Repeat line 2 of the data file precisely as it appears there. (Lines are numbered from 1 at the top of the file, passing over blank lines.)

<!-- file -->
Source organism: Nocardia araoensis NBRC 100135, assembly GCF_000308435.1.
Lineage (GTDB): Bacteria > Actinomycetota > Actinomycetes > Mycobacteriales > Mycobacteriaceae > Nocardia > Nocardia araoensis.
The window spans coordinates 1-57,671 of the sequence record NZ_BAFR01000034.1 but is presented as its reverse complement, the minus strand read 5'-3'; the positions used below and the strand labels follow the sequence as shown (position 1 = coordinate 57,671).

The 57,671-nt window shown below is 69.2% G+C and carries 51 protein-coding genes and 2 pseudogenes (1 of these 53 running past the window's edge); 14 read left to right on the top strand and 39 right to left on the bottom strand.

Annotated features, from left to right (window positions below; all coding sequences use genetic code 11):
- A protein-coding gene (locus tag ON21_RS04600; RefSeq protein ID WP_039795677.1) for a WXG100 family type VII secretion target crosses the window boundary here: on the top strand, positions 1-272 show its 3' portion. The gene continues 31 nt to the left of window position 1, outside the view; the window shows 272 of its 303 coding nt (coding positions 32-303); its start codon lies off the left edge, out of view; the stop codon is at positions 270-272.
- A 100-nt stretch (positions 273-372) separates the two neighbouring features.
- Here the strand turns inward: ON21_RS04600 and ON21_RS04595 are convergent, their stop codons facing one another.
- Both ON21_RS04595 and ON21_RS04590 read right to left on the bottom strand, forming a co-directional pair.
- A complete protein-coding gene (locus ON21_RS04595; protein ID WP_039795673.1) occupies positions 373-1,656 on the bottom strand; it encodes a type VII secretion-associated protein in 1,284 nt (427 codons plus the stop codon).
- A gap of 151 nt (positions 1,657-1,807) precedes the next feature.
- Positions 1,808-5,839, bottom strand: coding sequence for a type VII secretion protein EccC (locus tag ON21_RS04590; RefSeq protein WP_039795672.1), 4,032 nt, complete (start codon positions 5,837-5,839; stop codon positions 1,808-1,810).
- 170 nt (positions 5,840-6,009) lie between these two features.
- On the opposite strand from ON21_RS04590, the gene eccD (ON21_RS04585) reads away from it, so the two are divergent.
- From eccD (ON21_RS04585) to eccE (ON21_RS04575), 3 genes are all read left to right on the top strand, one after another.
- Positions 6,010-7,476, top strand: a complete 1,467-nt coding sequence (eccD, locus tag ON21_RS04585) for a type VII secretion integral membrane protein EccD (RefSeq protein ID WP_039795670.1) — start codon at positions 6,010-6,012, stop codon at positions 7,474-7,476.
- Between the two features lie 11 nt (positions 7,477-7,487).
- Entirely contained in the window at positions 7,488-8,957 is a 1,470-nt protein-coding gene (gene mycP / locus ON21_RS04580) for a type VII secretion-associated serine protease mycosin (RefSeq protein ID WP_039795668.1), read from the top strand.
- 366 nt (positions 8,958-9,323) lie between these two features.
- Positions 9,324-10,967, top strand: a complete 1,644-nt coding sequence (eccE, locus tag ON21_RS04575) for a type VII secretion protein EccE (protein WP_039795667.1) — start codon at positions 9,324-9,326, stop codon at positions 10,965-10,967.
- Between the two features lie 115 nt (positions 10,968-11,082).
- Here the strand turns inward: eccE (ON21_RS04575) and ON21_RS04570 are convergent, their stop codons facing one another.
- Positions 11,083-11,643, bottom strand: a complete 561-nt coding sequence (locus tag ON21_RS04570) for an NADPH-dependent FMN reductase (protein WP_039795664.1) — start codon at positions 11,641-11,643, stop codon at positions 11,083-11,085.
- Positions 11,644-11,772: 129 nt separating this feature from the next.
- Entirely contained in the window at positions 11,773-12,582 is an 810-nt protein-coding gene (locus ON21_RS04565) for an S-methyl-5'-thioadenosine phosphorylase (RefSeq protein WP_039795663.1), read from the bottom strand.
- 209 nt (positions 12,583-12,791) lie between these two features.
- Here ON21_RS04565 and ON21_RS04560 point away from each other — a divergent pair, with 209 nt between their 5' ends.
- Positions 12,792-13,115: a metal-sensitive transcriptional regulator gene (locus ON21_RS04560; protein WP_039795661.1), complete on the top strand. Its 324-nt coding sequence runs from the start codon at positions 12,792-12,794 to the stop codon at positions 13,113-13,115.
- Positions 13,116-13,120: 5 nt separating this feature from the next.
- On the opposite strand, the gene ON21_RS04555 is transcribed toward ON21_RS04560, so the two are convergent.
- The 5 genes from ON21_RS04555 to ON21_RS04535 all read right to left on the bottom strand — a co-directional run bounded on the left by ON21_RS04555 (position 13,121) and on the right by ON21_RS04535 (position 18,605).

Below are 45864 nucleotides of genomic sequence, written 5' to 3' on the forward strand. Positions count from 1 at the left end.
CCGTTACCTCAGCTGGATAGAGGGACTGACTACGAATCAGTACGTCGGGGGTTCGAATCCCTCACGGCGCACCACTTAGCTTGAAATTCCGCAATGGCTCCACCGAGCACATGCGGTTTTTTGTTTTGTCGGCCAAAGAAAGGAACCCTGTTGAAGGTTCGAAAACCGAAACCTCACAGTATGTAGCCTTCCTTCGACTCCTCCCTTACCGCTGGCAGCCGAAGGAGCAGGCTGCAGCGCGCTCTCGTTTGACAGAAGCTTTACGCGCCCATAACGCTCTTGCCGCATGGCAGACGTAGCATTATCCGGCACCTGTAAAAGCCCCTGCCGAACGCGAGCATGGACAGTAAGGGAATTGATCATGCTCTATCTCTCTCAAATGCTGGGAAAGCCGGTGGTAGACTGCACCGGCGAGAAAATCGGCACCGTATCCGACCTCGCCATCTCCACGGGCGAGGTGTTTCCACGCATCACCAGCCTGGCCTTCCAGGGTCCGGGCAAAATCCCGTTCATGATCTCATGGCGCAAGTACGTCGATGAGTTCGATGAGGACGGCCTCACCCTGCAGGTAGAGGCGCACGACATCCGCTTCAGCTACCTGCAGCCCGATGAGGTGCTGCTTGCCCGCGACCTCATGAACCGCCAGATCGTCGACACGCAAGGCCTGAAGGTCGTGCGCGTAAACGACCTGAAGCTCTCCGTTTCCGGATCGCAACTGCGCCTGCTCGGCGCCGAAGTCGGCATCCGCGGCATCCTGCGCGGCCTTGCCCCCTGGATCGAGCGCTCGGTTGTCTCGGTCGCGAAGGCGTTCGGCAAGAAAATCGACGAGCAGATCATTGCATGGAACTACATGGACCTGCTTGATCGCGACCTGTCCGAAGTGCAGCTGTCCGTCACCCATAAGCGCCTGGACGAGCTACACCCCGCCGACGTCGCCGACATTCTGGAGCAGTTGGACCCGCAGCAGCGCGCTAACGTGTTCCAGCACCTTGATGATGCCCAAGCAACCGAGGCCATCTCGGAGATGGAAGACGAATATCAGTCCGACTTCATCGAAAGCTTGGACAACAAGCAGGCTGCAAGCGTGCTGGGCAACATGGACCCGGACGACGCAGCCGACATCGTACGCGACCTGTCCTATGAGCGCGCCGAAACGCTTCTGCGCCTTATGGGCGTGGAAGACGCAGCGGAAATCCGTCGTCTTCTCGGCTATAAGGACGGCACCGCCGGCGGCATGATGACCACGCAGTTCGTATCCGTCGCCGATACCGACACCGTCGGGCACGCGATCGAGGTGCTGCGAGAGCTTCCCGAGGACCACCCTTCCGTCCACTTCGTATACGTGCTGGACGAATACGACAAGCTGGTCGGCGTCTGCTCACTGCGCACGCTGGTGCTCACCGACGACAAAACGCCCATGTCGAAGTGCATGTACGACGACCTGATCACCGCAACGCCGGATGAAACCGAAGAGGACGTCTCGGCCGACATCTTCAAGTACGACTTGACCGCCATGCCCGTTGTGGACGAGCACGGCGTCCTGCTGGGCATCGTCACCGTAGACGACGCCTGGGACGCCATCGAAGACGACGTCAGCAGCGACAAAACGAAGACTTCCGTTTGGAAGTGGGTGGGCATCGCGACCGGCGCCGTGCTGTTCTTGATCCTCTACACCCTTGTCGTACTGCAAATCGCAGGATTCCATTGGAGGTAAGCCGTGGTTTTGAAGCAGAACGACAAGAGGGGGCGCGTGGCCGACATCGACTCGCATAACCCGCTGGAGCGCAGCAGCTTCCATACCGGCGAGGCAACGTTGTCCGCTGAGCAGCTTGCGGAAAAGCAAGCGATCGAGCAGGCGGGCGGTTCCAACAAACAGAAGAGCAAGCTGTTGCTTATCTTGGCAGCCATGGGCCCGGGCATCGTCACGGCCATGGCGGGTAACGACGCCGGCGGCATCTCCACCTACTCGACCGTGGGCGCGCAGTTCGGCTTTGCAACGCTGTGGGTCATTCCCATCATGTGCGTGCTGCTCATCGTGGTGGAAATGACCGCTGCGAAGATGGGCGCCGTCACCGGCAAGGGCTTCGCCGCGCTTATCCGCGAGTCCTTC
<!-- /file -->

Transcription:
Lineage (GTDB): Bacteria > Actinomycetota > Actinomycetes > Mycobacteriales > Mycobacteriaceae > Nocardia > Nocardia araoensis.